J. Pearson, Complex patterns in a simple system, Science 261 (1993) 189-192. (available at arXiv.org: patt-sol/9304003)
 K. J. Lee, W. D. McCormick, H. L. Swinney, and J. E. Pearson, Experimental observation of self-replicating spots in a reaction-diffusion system, Nature 369 (1994) 215-218. (PDF at chaos.ph.utexas.edu: Lee et al.)
 C. B. Muratov and V. V. Osipov, Spike autosolitons in the Gray-Scott model, CAMS Rep. 9900-10, NJIT, Newark, NJ. (available at arXiv.org: patt-sol/9804001)
 Karl Sims, Reaction-Diffusion Tutorial (web site), 2013.
 Greg Cope, Reaction-Diffusion: The Gray-Scott Algorithm (web page), 2014.
WebGL Reaction-Diffusion Explorer
The best standalone program for getting started with reaction-diffusion is Ready, a fast, easy to use and versatile reaction-diffusion explorer for Windows, Mac and Linux. There are downloadable working versions, and it's an open-source project.
U-skates in Ready
If you have a Mac (running "Snow Leopard" or later) you'll probably also appreciate my xmorphia PDE5 screensaver, which turns the webcam image (i.e. you!) into a continually evolving Gray-Scott pattern:
The Abelson et al. applet 2 is a quick and easy way to experiment with Reaction-diffusion in your browser. It is a bit difficult to draw a pattern manually, but it is the only web-based simulator that supports different types of grids, and it doesn't require WebGL:
U-skates on a hex grid
- In the Patterns pane, select "grayscott_2D.vti" (in the "CPU-only" section)
- In the Info pane, find "k 0.064" and click the blue "edit" link next to the 0.064. Change k to 0.059.
- Similarly, find "F 0.035" and change F to 0.09
- Change D_a to 0.2 and D_b to 0.1
- Change Dimensions to 128×128×1
- Click the green triangle ("play button") or select "Run" from the Action menu.
- After running the pattern briefly, stop it.
- Now use the eye-dropper and paintbrush tools to edit the "b" area. Sample the light blue blob, and paint almost the whole thing that colour. Leave just a few spots of dark blue.
- Use the Run command again to continue running the pattern.
- The dark blue spots you left will become "soap bubbles" as seen in this YouTube video.
Be patient. It takes several minutes on my computer to get nice hexagonal bubbles.
If your computer has a reasonably modern GPU you can use the "Pearson1993.vti" pattern file instead, and it will run faster. Change the instructions as follows:
- Set k and F as described above.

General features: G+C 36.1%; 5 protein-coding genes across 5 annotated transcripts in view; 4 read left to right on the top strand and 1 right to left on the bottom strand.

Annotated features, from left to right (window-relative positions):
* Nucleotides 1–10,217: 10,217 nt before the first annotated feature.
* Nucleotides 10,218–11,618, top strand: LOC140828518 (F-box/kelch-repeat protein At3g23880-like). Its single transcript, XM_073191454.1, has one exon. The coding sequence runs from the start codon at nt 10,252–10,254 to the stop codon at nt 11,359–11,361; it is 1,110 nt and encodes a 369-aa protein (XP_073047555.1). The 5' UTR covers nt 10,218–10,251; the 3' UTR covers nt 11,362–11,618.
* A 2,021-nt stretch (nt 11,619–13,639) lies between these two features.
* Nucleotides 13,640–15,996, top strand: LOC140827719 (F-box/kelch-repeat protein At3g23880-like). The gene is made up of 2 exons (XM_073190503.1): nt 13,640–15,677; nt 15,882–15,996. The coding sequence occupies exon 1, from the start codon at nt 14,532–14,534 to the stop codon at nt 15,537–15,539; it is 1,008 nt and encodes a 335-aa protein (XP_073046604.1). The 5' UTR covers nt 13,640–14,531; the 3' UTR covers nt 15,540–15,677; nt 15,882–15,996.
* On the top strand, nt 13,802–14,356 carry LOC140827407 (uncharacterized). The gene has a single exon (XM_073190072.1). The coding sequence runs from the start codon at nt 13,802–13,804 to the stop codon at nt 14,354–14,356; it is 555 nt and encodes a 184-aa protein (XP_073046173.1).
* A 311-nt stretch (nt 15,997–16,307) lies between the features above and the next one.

- Do not edit D_a, D_b, or Dimensions.
- In Info Pane, Render settings, next to "show multiple chamicals" click "edit" which will change the setting to "true" making b visible. Then use "Fit Pattern" in the "View" menu to see both a and b.
- Do the paintbrush work before you run the pattern.
- Now paint it mostly light-blue as I described above and run the pattern.
Other Online Resources
1 : Jonathan Lidbeck has created this Java applet with extensive presets, options and instructions. He also provides a 3-D version. (Old URLs were http://ix.cs.uoregon.edu/~jlidbeck/java/rd/ and .../java/rd/3d.php)
2 : A group (Abelson, Adams, Coore, Hanson, Nagpal, Sussman) at MIT have created this website showing Gray-Scott pattern phenomena in grids of points that are connected "amorphously", more closely modeling how things would happen in a biological system of living cells.
6 : Why UV2? : This is due to the so-called law of mass action (in its kinetic aspect), the fundamental relationship between stochiometry and reaction rate that generally applies when all reagents 8 are free to move around and participate in any available reaction. The value UV2 results from the facts that the odds of finding a molecule of U at any given place are proportional to the concentration u=[U], and in order for the reaction to take place you need to have one U and two V's in the same place at the same time. This ignores the rate constant, reverse reaction, and many other details: the reaction-diffusion model above has been simplified by converting to dimensionless units, ignoring any heat, ionization, association, etc. considerations, leaving just UV2. The law of mass action is a fairly rare example of a place in applied mathematics where addition and multiplication become multiplication and exponentiation respectively ("U plus V times 2" becomes "u times v to the power of 2") 7. It is because of this transformation, particularly the exponentiation part, that certain substances such as pure oxygen are so dangeous: when you increase the concentration from, say, 5% to 50%, the reaction rate of an otherwise rare reaction of the form "4O2 + A ... → B + ..." increases by a factor of 10,000.
8 : or "reactants".
9 : Names for the k parameter include "decay" or "poisoning" rate (Gray and Scott, 1984 ), "dimensionless rate constant of the [V→P] reaction" (Pearson 1993 ), "degrading rate" (Sanderson 2006 ), "conversion" [of V to P] (Abelson et al. 2009 2), "kill rate" (Karl Sims 2013 ), "removal rate" (Greg Cope 2014 ).
This page was written in the "embarrassingly readable" markup language RHTF, and was last updated on 2022 Jun 20. s.27